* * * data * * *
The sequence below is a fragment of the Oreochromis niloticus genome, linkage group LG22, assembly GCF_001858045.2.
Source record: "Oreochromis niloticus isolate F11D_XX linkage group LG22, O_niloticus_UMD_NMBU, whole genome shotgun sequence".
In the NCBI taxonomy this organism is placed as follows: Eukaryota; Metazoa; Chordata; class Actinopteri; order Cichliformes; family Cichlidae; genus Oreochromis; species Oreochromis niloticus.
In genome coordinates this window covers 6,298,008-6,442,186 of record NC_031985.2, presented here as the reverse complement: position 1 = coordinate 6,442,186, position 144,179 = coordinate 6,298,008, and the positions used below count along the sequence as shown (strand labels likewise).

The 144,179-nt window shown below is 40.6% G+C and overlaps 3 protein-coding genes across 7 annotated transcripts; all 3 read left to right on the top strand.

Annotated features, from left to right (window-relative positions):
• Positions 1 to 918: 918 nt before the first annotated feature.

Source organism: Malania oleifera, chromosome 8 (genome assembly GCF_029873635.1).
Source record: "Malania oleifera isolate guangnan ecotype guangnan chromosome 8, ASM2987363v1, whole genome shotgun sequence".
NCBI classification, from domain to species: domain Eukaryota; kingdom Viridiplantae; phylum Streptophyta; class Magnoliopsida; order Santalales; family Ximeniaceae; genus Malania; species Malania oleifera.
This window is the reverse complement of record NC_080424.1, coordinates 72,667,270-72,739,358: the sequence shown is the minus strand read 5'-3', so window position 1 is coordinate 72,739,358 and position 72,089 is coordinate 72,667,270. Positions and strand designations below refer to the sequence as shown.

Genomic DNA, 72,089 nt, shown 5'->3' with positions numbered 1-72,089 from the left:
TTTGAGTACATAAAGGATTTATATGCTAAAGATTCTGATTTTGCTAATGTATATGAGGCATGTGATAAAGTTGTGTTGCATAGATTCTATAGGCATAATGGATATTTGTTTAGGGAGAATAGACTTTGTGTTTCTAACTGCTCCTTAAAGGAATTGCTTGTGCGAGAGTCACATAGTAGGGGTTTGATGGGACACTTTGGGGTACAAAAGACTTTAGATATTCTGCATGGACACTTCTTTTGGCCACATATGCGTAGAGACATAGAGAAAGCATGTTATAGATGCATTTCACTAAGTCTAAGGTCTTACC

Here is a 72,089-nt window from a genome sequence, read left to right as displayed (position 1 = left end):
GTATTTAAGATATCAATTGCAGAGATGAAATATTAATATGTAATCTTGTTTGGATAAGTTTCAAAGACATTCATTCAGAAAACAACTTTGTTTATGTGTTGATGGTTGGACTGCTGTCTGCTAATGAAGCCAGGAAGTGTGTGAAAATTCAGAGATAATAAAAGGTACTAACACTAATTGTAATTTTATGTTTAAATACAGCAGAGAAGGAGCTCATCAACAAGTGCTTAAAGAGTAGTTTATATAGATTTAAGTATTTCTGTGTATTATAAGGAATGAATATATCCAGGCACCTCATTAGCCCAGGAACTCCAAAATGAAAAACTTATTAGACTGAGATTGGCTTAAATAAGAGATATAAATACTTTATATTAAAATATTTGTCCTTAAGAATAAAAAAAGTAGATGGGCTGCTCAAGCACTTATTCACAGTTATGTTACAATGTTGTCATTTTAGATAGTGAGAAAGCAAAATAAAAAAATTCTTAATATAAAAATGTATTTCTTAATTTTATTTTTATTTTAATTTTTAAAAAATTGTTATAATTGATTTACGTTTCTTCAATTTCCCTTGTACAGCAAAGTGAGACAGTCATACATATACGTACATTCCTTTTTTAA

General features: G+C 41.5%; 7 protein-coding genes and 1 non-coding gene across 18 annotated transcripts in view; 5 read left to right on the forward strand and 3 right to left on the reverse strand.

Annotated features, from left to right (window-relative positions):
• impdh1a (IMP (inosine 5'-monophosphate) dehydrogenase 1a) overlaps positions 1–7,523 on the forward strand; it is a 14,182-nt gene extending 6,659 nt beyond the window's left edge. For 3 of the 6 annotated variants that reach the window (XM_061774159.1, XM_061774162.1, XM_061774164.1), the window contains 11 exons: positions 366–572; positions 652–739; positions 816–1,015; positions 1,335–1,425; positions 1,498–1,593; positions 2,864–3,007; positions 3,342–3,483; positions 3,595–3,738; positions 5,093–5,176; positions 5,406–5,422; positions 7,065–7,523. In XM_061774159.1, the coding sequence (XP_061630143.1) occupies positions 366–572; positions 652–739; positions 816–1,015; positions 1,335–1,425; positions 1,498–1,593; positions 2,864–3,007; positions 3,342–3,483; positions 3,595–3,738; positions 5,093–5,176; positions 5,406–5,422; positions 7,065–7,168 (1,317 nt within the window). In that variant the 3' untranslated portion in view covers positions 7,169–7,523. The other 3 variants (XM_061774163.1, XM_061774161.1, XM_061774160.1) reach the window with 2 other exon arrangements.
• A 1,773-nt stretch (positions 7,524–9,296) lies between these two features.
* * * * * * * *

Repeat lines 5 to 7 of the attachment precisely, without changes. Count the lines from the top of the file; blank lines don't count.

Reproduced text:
The 144,179-nt window shown below is 40.6% G+C and overlaps 3 protein-coding genes across 7 annotated transcripts; all 3 read left to right on the top strand.

Annotated features, from left to right (window-relative positions):
• Positions 1 to 918: 918 nt before the first annotated feature.